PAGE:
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News From Russia: What You Missed Over the Weekend

A field hospital for Covid-19 patients at the LenExpo Exhibition Centre in St. Petersburg. Valentin Yegorshin / TASS

Omicron spread

Russia reported a record number of 57,212 new coronavirus infections Saturday, then beat that record with 63,205 new infections Sunday as the Omicron variant continued its rapid spread across the country.

Moscow, the epicenter of Russia’s outbreak, posted a new record for the fourth day in a row with 17,528 Covid-19 cases.

A total of 681 and 679 deaths were recorded over the weekend.

"Terrorist" activists

Chechen leader Ramzan Kadyrov threatened the “terrorist” family of lawyer and anti-torture activist Abubakar Yangulbaev — whose mother was brought to Chechnya after being violently detained in western Russia last week — with “jail or burial.”

Yangulbaev’s father, a retired judge, and sister fled Russia on Sunday after his mother Zarema Musaeva’s detention on orders to appear as a witness in a fraud case.

In another social media post, Kadyrov also characterized independent journalist Yelena Milashina and head of Russia’s Committee Against Torture NGO Igor Kalyapin as “terrorists.”


					Chechen Republic Head Ramzan Kadyrov.					 					 Yelena Afonina / TASS
Chechen Republic Head Ramzan Kadyrov. Yelena Afonina / TASS

"Pro-Russian leader"

Russia on Saturday dismissed as “disinformation” Britain’s claims that Moscow is “looking to install a pro-Russian leader in Kyiv” amid continuing fears of a Russian invasion of Ukraine.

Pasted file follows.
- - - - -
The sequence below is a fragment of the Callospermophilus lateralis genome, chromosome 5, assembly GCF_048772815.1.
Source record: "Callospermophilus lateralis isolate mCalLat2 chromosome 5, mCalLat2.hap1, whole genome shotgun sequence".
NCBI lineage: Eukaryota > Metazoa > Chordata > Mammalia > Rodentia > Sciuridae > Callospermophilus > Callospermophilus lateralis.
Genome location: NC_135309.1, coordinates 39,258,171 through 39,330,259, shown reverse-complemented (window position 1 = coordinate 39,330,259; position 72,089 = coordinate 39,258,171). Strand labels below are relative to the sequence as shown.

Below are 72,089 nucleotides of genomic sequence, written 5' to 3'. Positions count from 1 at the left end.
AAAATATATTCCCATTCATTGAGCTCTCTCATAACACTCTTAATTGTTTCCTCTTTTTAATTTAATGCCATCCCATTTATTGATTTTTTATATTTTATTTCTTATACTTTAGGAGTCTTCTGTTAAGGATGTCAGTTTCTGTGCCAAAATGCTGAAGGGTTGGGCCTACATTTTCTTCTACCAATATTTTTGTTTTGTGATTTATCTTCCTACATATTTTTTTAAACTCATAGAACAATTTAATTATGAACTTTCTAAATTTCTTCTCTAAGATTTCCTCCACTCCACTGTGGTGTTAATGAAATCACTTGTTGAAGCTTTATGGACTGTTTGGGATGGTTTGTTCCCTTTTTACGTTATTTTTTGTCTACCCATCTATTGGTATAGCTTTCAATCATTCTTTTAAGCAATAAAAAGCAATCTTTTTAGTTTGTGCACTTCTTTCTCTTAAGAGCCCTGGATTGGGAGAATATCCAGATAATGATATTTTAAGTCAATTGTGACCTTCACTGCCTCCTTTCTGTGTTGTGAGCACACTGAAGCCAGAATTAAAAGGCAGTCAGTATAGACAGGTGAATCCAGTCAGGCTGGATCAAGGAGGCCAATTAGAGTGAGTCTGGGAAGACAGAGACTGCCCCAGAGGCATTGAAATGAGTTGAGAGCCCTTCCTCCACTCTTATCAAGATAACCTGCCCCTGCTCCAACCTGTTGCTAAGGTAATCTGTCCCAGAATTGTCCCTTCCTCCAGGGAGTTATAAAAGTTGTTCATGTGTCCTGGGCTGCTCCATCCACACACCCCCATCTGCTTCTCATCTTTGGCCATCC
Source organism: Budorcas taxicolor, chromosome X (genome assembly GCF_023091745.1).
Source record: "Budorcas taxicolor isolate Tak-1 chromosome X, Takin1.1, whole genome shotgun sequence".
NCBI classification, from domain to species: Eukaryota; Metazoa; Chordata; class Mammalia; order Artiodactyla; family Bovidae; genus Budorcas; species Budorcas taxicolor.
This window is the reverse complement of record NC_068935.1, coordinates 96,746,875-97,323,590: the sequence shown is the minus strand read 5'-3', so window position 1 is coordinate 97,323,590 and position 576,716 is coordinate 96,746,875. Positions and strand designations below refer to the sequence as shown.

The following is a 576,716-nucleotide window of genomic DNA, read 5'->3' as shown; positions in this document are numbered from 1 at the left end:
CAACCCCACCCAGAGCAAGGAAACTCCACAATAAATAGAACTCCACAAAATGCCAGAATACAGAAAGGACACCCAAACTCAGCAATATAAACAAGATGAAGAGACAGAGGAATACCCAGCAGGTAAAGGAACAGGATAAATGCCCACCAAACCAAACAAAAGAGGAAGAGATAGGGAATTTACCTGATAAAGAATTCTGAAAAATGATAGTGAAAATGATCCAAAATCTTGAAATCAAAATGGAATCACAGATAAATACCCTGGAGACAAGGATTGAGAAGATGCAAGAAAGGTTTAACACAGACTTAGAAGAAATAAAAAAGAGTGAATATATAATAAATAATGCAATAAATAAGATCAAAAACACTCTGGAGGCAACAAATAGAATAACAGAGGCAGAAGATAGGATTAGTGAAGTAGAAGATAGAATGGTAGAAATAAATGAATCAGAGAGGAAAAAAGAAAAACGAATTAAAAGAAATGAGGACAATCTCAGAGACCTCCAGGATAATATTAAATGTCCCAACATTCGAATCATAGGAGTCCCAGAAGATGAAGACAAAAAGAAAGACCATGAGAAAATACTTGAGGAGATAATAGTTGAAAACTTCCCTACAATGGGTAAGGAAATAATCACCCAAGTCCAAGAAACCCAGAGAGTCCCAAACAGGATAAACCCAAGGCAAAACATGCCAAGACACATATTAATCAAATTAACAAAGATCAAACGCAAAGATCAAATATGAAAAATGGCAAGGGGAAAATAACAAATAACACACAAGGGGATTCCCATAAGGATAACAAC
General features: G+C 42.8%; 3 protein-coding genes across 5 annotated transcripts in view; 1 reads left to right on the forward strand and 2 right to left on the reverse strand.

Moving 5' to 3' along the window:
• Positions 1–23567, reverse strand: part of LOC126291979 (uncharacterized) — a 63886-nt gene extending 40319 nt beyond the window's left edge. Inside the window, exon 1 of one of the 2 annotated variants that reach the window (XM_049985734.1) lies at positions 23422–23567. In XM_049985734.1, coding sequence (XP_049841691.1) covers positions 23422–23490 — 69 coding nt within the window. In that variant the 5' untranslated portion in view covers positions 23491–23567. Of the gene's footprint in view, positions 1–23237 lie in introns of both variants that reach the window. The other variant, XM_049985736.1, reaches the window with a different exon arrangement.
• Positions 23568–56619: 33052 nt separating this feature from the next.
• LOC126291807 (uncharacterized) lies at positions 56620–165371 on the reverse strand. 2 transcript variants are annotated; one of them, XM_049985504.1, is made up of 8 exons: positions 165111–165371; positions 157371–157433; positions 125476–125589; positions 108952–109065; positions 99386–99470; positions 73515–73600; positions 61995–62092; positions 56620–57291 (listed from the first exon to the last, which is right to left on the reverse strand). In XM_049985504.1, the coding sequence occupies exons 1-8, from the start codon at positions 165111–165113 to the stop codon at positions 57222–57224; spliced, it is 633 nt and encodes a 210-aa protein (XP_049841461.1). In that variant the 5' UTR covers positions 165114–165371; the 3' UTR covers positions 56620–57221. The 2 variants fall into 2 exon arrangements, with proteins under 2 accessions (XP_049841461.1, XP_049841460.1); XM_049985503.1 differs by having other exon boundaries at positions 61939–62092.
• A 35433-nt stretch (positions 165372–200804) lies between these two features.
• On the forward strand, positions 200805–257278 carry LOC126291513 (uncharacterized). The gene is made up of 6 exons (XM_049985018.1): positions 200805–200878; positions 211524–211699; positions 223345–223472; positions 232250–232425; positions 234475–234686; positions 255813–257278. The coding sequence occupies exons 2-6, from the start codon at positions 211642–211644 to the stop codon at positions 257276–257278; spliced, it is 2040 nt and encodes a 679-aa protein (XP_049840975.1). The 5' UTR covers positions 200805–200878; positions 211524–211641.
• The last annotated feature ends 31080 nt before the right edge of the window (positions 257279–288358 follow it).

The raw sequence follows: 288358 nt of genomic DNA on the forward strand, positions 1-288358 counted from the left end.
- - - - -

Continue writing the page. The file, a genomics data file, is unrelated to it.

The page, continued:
Ukraine said Sunday it would continue countering pro-Russian individuals and entities aiming to destabilize Ukraine after Britain’s allegations.

Despite the competing accusations, British defense and foreign secretaries are reportedly preparing to meet with their Russian counterparts over the Ukraine crisis.

Germany under fire

Germany's new government found itself scrambling at the weekend to reassure Ukraine of its support, after a German navy chief's pro-Moscow remarks angered Kyiv and exasperation grew with Berlin's fence-sitting in the Ukraine crisis.

German navy chief Kay-Achim Schoenbach resigned late Saturday after saying it was "nonsense" to think Russia was about to march on Ukraine and that President Vladimir Putin deserves respect.

In Kyiv, Foreign Minister Dmytro Kuleba summoned the German ambassador and accused Germany of "encouraging" Putin to attack Ukraine.


					Kay-Achim Schoenbach.					 					Marineversteher (CC BY-SA 4.0)
Kay-Achim Schoenbach. Marineversteher (CC BY-SA 4.0)

"Ceremonial" presidency

Armenian President Armen Sarkisian on Sunday announced that he was resigning his largely ceremonial position, citing the inability of his office to influence policy during times of national crisis.

The announcement comes on the back of a period of instability in the small and economically struggling ex-Soviet Caucasus nation in the wake of a war with its long-standing rival Azerbaijan.

AFP contributed reporting.

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